November 4th, 2017

I’ve gotten the basic combat loop operational; as yet the battle is an infinite loop but that’s easily fixed. Two problems have brought me to a screeching halt.

First is the problem of duplication of sentence instances. Currently the system insures only that the same Actor was not selected immediately previous to the candidate Actor. So now I have a case in which Percival is selected, then Tristram, then Percival again. That’s just wrong. 

The obvious solution is to go through each of the Actors in sequence, so that Arthur gets to respond to each duke. But that is difficult to do with the current operator list, which deliberately avoids explicit loops. Besides, it would be better to present the Actors in a random sequence.

I would have to use PickBestActor, but the new script looks like this:

individual combat verbs: CombatTerminator: Fate: selectFighter: DirObject: Acceptable


Along with a Random value in the Desirable script, this should do the job, but for one flaw: it Poisons when all the Actors have been used. Here is where an error catching operator (e.g. Try { } CatchPoison) would be great to have. But I don’t think that I am close enough to the code to pull off something like that now; I’m rusty and the Poison code is really tricky stuff. 

Here’s another idea: what if I assign a new Actor Attribute called Visits. It’s a BNumber, but it is always used as a Number, like so:

individual combat verbs: CombatTerminator: Consequence: SetVisits


This would increment the number of visits that we have already given the Actor; we could then make the Desirable script for selecting that Actor inversely proportional to Visits. Or we could use a PickBestActor to select the Actor with the lowest number of Visits. That insures that we don’t get unnecessary repeats.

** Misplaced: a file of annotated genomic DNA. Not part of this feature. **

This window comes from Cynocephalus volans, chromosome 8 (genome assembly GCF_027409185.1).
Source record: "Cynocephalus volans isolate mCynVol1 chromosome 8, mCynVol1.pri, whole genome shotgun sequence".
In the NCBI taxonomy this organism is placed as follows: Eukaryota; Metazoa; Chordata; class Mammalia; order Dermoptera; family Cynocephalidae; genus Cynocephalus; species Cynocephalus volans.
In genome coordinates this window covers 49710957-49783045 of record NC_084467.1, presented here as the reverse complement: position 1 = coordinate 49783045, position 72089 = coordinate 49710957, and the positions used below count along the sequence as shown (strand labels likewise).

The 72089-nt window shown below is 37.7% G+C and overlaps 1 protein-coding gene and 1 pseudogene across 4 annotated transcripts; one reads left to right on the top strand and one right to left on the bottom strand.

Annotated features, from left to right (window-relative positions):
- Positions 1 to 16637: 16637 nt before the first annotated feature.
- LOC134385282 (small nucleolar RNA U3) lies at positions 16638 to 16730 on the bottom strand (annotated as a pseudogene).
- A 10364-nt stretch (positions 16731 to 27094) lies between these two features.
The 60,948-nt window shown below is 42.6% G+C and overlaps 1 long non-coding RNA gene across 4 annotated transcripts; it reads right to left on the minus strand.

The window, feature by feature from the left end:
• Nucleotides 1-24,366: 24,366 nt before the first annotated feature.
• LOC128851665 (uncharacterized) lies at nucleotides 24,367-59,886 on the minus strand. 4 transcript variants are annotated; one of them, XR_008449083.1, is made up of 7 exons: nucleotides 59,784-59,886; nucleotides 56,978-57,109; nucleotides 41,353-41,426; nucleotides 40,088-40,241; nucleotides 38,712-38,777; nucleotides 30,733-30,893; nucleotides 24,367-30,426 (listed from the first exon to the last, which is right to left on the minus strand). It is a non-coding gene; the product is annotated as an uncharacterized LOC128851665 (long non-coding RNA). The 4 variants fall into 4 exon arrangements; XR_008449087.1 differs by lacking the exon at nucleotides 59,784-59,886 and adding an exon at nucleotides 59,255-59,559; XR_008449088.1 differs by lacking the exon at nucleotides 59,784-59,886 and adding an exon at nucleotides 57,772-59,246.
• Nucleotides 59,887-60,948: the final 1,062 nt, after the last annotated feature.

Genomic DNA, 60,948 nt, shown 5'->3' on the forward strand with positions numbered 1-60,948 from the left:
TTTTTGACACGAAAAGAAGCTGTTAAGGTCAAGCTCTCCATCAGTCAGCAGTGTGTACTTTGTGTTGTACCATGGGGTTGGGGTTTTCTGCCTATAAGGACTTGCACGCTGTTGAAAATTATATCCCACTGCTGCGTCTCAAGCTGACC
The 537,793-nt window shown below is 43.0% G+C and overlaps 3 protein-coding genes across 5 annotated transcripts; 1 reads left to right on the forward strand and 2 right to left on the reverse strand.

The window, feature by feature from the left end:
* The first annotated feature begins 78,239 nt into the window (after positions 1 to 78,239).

But what if the Actor’s Enthusiasm value has not changed since the last visit? Then we’ll get an exact repeat. Now what? 

Two possible solutions: add even more sentences to the sentence display. That’s a ghastly solution because I would need at least 88 new sentences to do the job. Ugh! Or I could generalize all the sentences with Tinkertoy Text. The flaw in that reasoning is that this would rob the sentences of any personal details. No, that is unacceptable. 

I see no solution to this problem as yet.

Second is the long-term nature of interactive storytelling. This is disheartening realization. Let’s start with the extreme case of the boy romancing the girl. He can give her flowers, which will probably increase her affection by a small amount. He could also give her candy, which might also increase her affection for him by a small amount. But the entire romancing process takes a long time; he’ll have to engage her in hundreds of interactions. But those interactions can’t just be repeats of the same thing over and over; more flowers and candy can only go so far. Which in turn means that we must have hundreds of different verbs. 

I always knew that interactive storytelling would require a lot of verbs, but this really underlines the problem. It can’t work unless we have a HUGE number of verbs. I’ve been thinking in terms of a hundred or so verbs. This realization means that there must be hundreds of verbs. Interactive storytelling relies on a critical mass of verbs that is much larger than I had imagined. It’s simply too big.